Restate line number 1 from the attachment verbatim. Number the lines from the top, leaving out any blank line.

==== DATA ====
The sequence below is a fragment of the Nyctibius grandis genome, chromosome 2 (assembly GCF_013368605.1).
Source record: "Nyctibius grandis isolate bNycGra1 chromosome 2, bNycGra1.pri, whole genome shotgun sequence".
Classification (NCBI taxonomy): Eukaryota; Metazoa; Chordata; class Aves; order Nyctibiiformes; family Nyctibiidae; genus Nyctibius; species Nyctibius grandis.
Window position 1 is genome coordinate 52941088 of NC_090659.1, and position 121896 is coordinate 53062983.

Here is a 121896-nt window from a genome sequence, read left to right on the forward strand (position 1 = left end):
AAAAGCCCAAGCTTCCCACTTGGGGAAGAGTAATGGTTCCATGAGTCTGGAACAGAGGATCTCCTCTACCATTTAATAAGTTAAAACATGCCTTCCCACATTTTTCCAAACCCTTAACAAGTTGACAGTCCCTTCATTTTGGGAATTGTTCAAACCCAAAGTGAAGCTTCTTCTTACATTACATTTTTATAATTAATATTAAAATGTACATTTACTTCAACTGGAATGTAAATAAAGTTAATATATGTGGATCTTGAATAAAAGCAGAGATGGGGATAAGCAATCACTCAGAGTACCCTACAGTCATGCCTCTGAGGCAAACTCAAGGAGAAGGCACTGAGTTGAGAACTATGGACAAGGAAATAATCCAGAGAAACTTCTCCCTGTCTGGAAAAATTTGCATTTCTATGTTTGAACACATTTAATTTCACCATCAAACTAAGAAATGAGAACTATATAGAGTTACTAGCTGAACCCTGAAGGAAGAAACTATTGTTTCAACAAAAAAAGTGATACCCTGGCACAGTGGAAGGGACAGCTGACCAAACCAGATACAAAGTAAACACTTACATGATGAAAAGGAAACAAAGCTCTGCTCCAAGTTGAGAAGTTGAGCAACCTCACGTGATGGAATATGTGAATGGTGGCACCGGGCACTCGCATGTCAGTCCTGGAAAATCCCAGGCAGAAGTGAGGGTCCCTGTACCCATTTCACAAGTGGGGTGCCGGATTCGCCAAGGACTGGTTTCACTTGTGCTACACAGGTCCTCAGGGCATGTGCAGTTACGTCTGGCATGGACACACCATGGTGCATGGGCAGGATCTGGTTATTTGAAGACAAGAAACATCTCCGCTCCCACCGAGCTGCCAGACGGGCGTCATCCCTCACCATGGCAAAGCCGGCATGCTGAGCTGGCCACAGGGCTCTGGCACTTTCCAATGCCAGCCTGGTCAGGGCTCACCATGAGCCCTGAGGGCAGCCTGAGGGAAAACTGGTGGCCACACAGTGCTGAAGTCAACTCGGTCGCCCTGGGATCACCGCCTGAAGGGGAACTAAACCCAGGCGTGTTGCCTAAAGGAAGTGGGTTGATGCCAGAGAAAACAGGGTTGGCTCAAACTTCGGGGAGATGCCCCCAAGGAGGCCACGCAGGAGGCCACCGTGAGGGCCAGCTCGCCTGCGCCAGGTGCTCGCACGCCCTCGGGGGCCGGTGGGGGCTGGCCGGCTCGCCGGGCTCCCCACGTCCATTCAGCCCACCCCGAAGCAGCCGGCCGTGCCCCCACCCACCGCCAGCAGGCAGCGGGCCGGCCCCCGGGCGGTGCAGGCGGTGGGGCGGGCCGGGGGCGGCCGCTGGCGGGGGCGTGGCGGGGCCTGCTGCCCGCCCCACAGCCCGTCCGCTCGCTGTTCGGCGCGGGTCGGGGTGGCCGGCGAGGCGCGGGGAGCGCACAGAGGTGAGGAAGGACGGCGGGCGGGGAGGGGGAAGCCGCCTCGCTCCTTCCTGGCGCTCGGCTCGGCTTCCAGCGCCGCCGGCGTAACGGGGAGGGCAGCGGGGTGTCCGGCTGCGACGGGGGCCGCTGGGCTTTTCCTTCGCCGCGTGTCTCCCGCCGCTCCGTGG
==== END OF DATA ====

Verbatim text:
The sequence below is a fragment of the Nyctibius grandis genome, chromosome 2 (assembly GCF_013368605.1).